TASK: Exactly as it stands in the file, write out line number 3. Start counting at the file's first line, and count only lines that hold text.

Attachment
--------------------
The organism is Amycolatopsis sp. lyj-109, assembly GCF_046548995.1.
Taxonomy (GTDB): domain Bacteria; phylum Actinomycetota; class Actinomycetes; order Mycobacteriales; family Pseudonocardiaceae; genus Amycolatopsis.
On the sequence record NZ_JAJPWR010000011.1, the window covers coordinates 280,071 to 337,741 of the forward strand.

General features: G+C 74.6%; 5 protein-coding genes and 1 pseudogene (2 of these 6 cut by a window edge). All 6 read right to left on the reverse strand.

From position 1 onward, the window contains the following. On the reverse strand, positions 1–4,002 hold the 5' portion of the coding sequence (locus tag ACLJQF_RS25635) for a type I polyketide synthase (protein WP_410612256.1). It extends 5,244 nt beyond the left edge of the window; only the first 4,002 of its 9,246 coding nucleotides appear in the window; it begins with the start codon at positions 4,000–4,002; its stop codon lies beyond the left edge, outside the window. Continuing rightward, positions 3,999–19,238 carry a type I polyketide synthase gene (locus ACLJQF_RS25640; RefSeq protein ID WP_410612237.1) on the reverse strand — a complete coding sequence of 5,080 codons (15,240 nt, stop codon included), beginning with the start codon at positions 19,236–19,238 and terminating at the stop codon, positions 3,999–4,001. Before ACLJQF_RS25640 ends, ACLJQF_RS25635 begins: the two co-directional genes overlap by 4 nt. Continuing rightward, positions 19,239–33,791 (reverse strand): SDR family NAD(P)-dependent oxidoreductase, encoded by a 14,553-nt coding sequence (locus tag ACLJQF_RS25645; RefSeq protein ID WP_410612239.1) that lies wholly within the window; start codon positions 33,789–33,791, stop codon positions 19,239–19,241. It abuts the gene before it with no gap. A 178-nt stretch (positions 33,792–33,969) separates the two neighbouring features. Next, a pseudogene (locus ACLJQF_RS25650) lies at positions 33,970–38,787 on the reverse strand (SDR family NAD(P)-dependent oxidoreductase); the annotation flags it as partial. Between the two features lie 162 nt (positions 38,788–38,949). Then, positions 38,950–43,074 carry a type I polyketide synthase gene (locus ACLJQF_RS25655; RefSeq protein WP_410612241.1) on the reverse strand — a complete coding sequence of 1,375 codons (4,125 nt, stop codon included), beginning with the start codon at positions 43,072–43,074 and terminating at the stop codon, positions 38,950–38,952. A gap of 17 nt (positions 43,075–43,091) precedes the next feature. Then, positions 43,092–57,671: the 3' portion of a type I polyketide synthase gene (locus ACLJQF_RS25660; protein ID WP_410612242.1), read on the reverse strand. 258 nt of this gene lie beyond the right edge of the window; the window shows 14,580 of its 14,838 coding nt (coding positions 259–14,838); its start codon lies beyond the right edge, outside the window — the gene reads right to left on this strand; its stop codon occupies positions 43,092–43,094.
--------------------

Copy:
On the sequence record NZ_JAJPWR010000011.1, the window covers coordinates 280,071 to 337,741 of the forward strand.